…[W]ith a smaller list of buyers, it is easier for you to get to know each one, their likes and dislikes, and begin to foster a long-term relationship. Think of yourself as the custom deal locator or seller… Don’t get caught up in thinking that this numbers game is all about massive lists of buyers. You need to cultivate a quality list of legitimate buyers whom you know are primed to act.”

So, what this means is that wholesalers (at least the good ones) are predominantly looking for a handful of high-quality investors that they can sell multiple properties to.

This might be disheartening if you are just getting started or don’t have the capital or desire to close more than one deal a year or something along those lines. That by no means makes it impossible to buy from a wholesaler, though. 

While it will put you at a disadvantage, wholesalers are not dead set on only selling to a handful of investors. And they always want to find that next consistent buyer as there will always be some churn amongst their best customers. And even if you just buy one a year, you can still work your way to the top by providing what they really want: someone who can actually close.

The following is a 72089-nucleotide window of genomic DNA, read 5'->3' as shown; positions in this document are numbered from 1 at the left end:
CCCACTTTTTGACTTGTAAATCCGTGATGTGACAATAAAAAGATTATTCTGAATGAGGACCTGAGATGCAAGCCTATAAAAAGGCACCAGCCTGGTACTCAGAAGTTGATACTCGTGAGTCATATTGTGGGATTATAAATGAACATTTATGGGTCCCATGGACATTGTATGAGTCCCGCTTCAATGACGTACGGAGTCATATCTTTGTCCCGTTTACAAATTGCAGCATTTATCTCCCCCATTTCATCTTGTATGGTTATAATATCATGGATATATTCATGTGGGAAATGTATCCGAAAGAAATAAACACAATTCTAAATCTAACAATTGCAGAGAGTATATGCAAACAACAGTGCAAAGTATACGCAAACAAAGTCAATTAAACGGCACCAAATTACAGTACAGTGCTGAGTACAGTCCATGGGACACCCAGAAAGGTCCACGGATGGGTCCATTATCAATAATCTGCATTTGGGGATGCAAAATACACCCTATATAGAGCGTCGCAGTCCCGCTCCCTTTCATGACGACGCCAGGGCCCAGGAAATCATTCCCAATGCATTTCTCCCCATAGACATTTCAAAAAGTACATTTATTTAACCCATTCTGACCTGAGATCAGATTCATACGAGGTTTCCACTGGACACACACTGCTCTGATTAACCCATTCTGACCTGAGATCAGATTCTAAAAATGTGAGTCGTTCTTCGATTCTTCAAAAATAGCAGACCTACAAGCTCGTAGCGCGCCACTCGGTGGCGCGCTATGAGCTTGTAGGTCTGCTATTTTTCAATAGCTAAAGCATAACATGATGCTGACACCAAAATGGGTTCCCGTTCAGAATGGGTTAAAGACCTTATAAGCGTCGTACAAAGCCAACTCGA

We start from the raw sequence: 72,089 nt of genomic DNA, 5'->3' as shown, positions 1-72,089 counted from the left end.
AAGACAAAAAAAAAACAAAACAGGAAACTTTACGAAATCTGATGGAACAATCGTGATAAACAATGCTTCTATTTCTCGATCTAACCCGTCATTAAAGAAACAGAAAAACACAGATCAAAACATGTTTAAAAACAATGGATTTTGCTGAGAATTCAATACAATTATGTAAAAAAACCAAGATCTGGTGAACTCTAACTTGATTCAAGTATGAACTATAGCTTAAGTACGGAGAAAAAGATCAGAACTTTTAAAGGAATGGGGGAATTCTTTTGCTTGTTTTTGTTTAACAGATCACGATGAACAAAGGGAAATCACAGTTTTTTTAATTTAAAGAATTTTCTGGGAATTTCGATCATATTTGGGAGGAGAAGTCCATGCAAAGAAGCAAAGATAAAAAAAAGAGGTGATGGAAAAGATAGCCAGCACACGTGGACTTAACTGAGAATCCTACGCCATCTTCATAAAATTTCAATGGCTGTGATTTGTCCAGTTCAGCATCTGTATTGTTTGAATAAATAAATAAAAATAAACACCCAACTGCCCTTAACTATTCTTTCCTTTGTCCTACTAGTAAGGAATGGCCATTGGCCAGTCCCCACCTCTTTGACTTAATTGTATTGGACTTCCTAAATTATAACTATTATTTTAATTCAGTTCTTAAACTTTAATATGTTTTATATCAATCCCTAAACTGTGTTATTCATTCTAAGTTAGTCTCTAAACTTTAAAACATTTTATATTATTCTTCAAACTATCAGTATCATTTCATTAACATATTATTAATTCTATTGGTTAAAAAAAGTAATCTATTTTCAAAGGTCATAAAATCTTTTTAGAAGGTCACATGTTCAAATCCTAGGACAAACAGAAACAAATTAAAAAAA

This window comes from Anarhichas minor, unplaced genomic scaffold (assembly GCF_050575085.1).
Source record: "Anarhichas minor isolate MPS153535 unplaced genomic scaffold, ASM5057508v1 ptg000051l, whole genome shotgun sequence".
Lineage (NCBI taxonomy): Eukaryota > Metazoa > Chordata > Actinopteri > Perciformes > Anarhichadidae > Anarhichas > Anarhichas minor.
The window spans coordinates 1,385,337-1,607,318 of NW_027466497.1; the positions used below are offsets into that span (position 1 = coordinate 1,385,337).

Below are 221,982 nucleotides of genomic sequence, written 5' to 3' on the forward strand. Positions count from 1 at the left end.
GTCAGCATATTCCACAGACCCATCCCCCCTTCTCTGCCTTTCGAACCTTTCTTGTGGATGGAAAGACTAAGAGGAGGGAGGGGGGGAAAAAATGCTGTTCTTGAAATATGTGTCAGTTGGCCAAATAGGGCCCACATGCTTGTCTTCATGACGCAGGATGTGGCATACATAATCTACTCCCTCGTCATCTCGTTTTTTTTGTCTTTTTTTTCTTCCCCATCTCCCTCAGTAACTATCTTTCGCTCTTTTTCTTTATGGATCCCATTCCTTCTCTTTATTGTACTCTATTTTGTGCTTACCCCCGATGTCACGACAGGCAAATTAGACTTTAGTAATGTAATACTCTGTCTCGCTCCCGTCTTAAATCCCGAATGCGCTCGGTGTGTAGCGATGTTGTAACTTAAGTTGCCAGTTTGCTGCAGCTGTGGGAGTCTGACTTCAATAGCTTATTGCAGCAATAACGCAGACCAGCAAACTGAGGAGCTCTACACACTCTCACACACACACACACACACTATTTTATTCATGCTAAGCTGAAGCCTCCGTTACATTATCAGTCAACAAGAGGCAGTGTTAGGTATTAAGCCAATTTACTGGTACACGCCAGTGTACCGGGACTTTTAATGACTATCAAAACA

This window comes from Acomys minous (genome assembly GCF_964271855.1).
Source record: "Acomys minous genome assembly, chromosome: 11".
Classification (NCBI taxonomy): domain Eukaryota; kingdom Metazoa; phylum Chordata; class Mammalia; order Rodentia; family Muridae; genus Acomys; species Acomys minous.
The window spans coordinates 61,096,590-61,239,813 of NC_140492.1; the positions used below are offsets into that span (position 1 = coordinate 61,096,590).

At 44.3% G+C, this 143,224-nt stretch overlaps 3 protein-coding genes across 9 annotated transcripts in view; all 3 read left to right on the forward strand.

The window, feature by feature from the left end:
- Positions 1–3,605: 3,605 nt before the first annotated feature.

Being Able to Close (Quickly)

It’s important to remember that wholesalers get a property under contract with the ability to assign that contract to another buyer at a higher price. They then make the spread between the price they have it under contract for and what they can assign it to the end buyer for. Thereby, wholesalers are usually under the gun to close a property, so the ability of an end buyer to close quickly is essential. 

The faster you can close, the better, as wholesalers will often want to close within 7-14 days. Furthermore, sometimes they have a hard deadline and need to close by a certain date. From time to time, wholesalers can push that date back with the seller, but many times they can’t. And if they cannot move the close date, they will lose their earnest money and any potential money the deal could have made. 

This means it’s critical to be able to close reliably.